Pac Man Is Boxing Betting Favorite

Boxing betting fans hoping to get a rare chance to bet on Fighter of the Year Manny Pacquiao as an underdog in a bout against Floyd Mayweather Jr., will instead have to lay some serious cash if they want to back the Pac Man when he faces Mayweather replacement Joshua Clottey at Cowboys Stadium, March 13. The Pacquiao-Mayweather bout, in which Pacquiao would have opened as a +140 underdog (bet $100 to win $140) was canceled when the two fighters could not agree on terms.

Instead, Pacquiao (50-3-2, 38 KOs), opened as a -600 favorite (bet $600 to win $100) over Clottey (35-3, 21 KOs), the +400 underdog for their pay-per-view world welterweight championship fight. Pacquaio will be defending the WBO 147-pound title he earned in his last bout, a 12th round stoppage of three-time world champion Miguel Cotto. Pacquiao’s victory made him the first man to win seven championships in as many weight divisions. Pacquiao, who has not lost in five years, boasts a resume that includes victories over Cotto, Ricky Hatton, Oscar de la Hoya, Juan Manuel Marquez, Erik Morales and Marco Antonio Barrera.

Clottey won the IBF version of the welterweight title when he beat Zab Judah in 2008 but lost his most recent outing, dropping a 12-round split decision to Cotto in June of last year. Clottey is ranked as the No. 1 contender by the WBO and No. 4 by the WBA.

Boxing betting enthusiasts who are a bit squeamish about laying the big price on Pacquiao or taking just 4/1 on Clottey have several other ways to bet the fight, including how long the scheduled 12-rounder will last:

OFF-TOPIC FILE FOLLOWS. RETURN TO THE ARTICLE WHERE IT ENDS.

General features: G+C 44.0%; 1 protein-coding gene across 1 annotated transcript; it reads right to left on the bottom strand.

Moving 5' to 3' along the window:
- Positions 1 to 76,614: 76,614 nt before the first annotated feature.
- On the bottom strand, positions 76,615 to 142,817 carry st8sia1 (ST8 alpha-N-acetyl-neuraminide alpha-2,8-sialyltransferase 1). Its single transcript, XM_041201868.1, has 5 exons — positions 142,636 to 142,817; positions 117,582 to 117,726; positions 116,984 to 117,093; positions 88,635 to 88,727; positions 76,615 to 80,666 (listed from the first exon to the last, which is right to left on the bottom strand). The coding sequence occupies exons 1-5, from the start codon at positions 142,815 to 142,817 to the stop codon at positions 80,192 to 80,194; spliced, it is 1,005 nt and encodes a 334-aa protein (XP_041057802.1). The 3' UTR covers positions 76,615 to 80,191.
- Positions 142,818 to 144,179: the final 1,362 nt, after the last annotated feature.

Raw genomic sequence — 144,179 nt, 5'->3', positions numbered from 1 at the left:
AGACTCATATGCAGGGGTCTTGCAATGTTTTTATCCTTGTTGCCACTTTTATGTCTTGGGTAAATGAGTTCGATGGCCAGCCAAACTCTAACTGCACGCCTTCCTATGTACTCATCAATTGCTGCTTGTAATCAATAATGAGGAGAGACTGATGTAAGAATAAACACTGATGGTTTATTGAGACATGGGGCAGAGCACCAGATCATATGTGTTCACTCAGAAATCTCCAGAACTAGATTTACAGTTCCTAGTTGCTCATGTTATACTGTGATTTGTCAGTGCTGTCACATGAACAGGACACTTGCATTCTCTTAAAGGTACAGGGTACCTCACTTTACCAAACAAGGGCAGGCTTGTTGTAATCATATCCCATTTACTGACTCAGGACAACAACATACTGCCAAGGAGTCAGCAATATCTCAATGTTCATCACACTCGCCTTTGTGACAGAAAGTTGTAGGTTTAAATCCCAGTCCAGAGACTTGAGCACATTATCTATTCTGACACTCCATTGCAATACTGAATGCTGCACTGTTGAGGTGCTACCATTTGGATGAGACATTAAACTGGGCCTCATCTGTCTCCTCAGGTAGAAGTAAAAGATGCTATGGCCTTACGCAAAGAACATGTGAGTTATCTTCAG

7 1/2 rounds      8 1/2 rounds      9 1/2 rounds

Over         -250                  -190                  -160

Under       +200                 +150                 +120

You also can lay -110 that the bout goes the full 12-round distance or -125 that it does not.

Gamblers also can bet on any of the five possible outcomes to the bout: You lay -150 that Pacquiao wins via KO, TKO or DQ; +150 that the Pac Man earns a decision; +900 that Clottey notches a KO, TKO or DQ victory; +1200 that Clottey takes a decision; and +3300 that bout ends in a draw.

Many sportsbooks are offering bettors the opportunity to dissect those options even further. For example, a Pacquiao win by unanimous decision is +185 but a Pac Man victory by split decision is worth +1000. The unlikely outcome of Pacquiao winning by majority decision (two judges for Pacquiao and one judge calling the fight a draw) is +4000.

Sportsbooks also are offering round and group round betting. In round betting, the bettor must choose the winning fighter in the exact round. Prices on individual rounds range from 10/1 to 28/1 for Pacquiao in a specific round. Pick the exact round Clottey stops Pacquaio and you get 66/1.

Group round betting is non-specific to fighters and brackets the rounds in groups of three:

Rounds 1-3        +400

Rounds 4-6        +350

Rounds 7-9        +350

Rounds 10-12    +500

Pacquaio, who’s been named “Fighter of the Year” in three of the last four years, has become a big enough attraction that sportsbooks have begun to offer “specials” on his bouts. “Specials” is another way of saying that it’s time to trot out unconventional propositions. To that end, you can bet on whether either fighter is knocked down (-350); Clottey is knocked down (-160); Pacquiao is knocked down (+500); both fighters visit the canvas (+900); or neither fighter is knocked down (+250). It’s +1000 that Clottey is knocked down in the first round; +2800 that Pacquiao is knocked down in the first three minutes; and +600 that either fighter sees the canvas in round 1.

In a prop reminiscent of the mindless coin flip toss for the Super Bowl, you lay -120 that the fight is won in an odd numbered round or -120 that’s won in an even numbered round. You can get +1400 that the fight ends in the first round; +4000 that Pacquiao wins in the first 60 seconds and +8000 that Clottey shocks the boxing betting world with a triumph in the bout’s first minute.

Of course, with all of these knockout propositions, if the fight goes the distance, the house pockets the money.

Neither that prospect, nor the absence of Mayweather, is likely to dissuade boxing betting fans from betting on the Pacquiao-Clottey bout with both fists.